From an interview with Christine Koneri.

 

Christine’s journey began in India, with educational stopovers in Australia and the U.S., before landing in Canada in 2018. She earned a bachelor’s degree in engineering in India, then worked for two and a half years as an SAP security consultant with one of the world’s largest accounting and professional services firms. From there, Christine travelled to Australia to complete her master’s in Information Systems at the University of Melbourne, where she found an opportunity to do an exchange program at Carnegie Mellon University’s Tepper School of Business in Pittsburgh, Pennsylvania. She studied and worked for a year in the U.S. before returning to India to consider her next steps. Christine is currently a senior security consultant with one of the world’s largest cloud technology and consulting firms. We asked her to tell us a little bit about coming to Canada, technology consulting, and to provide some insight for newcomers making the journey now.

 

I had to decide whether I would stay in India, go to Australia, look for opportunities in the U.S. or elsewhere. That’s when I heard about Canada’s growing economy and the opportunities here. I took a leap of faith, literally. I didn’t know anyone here or much about the place, but I thought, “Well, I’ve studied and worked in the U.S., so it shouldn’t be very difficult.” But it was very different. There were a lot of changes, a lot of things I had to learn and relearn. I’m very grateful for the community in Canada that helped me adjust to my new life here.  

The government-sponsored programs are like nothing I’ve seen in other countries. The local community programs for newcomers, the support you get, the kindness of people, that really was what helped me grow and get to where I am, and that’s why I love to be a part of that community that invested in me and helped me.

My main goal when I arrived was to find a job. I was lucky because I had a backup – I worked part-time as a communications coach, but I didn’t want to rely on that too long. My target was to find a job in my field within two or three months. After coming here, several well-meaning friends and acquaintances warned me that I would likely need to step down and start from the ground up – and that I might need to look for work outside my industry. However, I felt that I had invested so much time, resources and passion in my education that I had to find a way to find my perfect fit. And I was going to do everything possible to make that happen. I knew that I had the skills; I just needed someone to have faith in me and give me the right break. I took courses and just kept pushing to see which door opened.

I was also looking at how I could use my consulting skills to find a job. Networking and being able to tell your story are super important in consulting. As part of a reputable company or firm, people have to trust you. You have to build a network of people who know you and can vouch for you. So from that perspective, consulting is really about building relationships.

Consulting with people who know the Canadian job market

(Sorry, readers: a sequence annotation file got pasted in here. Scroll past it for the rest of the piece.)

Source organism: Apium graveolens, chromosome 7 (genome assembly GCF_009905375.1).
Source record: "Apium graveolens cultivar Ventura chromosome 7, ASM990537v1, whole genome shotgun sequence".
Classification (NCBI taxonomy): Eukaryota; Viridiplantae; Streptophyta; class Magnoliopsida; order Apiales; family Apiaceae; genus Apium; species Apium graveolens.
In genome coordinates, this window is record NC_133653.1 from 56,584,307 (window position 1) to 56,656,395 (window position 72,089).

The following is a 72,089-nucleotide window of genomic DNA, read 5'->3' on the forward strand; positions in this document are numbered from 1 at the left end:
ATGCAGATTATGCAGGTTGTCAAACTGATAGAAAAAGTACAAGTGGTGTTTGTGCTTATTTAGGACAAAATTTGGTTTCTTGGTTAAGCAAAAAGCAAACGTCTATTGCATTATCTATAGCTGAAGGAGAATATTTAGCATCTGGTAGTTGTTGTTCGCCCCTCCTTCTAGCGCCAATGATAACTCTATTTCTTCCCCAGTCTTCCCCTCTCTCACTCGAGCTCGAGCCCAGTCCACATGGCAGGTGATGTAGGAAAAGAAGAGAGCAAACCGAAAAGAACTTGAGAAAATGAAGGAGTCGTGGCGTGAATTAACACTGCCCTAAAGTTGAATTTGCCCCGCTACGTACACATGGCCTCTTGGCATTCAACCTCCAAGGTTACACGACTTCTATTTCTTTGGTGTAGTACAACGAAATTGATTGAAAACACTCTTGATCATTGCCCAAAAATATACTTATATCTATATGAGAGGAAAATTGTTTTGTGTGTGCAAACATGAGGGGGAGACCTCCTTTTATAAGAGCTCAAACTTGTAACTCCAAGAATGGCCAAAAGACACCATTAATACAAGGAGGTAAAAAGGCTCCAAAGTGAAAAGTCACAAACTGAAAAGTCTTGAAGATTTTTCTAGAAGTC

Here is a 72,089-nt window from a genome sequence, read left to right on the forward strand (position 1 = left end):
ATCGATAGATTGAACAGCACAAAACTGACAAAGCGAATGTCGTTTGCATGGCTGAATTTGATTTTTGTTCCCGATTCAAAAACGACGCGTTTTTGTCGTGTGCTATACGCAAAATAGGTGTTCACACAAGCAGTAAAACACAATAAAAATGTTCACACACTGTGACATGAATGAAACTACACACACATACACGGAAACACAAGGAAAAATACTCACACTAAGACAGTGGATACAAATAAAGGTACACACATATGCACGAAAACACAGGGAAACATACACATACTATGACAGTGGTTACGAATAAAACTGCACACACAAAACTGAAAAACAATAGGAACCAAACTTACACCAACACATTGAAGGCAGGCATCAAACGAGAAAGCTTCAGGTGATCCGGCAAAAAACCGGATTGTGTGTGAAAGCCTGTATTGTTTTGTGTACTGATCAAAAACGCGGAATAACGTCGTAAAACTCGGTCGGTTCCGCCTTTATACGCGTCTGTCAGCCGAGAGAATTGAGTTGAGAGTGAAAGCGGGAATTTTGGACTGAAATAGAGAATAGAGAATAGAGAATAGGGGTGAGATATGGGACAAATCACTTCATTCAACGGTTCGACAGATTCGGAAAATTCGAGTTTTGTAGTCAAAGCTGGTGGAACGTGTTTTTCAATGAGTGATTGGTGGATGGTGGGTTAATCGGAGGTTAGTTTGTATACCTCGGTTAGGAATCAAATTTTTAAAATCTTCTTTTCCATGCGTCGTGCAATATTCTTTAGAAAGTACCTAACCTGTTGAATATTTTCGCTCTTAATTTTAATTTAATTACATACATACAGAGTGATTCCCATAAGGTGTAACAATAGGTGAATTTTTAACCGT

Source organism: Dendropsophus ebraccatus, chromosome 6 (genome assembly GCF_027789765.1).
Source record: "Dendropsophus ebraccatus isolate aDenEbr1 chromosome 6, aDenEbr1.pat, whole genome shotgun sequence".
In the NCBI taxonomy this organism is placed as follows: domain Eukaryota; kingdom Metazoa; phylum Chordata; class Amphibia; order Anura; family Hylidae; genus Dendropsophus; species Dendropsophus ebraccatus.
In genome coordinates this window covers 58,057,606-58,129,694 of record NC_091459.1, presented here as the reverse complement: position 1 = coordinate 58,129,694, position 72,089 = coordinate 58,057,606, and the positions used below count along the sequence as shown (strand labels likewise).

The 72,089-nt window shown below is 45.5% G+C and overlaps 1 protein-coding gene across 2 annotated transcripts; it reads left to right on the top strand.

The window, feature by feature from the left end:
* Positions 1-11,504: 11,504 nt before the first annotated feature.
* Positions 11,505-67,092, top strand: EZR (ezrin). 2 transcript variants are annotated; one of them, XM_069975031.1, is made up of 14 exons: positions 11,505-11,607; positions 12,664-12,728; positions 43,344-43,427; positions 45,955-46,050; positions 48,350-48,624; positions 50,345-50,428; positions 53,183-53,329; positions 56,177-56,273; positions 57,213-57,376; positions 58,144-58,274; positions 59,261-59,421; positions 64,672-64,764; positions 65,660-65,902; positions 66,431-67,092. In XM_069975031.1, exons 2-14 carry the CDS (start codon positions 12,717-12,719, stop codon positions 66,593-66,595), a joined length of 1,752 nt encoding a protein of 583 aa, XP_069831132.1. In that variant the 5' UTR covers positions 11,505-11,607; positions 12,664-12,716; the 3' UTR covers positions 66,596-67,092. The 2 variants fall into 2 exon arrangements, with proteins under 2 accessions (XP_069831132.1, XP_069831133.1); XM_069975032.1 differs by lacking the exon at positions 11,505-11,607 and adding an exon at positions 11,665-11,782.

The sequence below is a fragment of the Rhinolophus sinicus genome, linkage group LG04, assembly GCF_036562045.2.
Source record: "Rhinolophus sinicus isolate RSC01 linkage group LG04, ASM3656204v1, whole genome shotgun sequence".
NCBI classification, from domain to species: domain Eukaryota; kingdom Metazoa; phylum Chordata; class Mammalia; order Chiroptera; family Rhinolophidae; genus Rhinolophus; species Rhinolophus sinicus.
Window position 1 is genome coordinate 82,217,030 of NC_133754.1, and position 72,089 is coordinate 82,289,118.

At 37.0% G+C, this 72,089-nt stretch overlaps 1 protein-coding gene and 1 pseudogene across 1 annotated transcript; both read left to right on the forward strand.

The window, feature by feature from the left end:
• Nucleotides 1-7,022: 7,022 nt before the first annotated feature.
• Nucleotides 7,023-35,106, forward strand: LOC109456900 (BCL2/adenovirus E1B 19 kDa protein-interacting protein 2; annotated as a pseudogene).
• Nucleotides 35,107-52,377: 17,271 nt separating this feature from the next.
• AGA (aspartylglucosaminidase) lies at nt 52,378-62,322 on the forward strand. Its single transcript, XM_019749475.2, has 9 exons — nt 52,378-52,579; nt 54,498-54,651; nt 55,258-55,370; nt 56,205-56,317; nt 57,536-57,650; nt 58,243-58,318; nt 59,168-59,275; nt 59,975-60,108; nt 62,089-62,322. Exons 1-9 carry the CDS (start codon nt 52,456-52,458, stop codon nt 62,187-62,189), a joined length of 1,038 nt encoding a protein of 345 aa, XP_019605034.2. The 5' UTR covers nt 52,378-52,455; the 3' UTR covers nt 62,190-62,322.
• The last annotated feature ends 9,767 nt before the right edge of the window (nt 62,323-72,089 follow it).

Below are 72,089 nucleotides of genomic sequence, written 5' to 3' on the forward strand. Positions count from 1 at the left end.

I work in cybersecurity, which is an up-and-coming field. It’s a place where there’s a lot of need, and therefore, lots of opportunities. I have always been passionate about Cyber Security Consulting. One of my key strategies for finding my first job in Canada is networking. Networking helped me understand the Canadian job market. I remember speaking to a partner at one of the big consulting firms here. I told him I worked in SAP security back in India, and he said, “Rather than saying you worked in SAP security, why not say you worked in application management, or application security – that will help broaden your career opportunities.” That really transformed the way I built my resume and how I interacted in interviews. Talking to people through information interviews helped me understand the market, know that cybersecurity consulting was what I really wanted to do, and learn to prepare accordingly. 

There was a market out there that needed my talent, but I had to know what parts of my experience and transferable skills I could apply. I knew consulting was where I wanted to take my career. I loved the fluidity, and the way that I could work with many different projects, different clients; I could be a part of the ideation, and see an actual product coming to life.  At the same time, not being stuck in a project forever was very important for me.

The company I currently work for is a leader in the industry, and I get to work with and learn from the top industry talent – people with fifteen to twenty years of experience. I’ve just completed one year in my current role: it is my first professional job in Canada, so I feel this is a real milestone. And it’s been a great learning experience to understand, not just the work culture here in Canada, but also to look at it from a global perspective as well. In a short period of time, I’ve been able to grow my skills, grow within the role and the company.

I’m right in the heart of consulting now. The team I am with is called SSRC, which is Security Strategy, Risk and Compliance. I have always loved strategy because what makes my job effective and meaningful for my clients is really stepping back, looking at the broader picture, and helping a company see where they are and where they have to be. Performing a gap analysis and further building out a strategy roadmap helps them achieve their goals and objectives while addressing their gaps.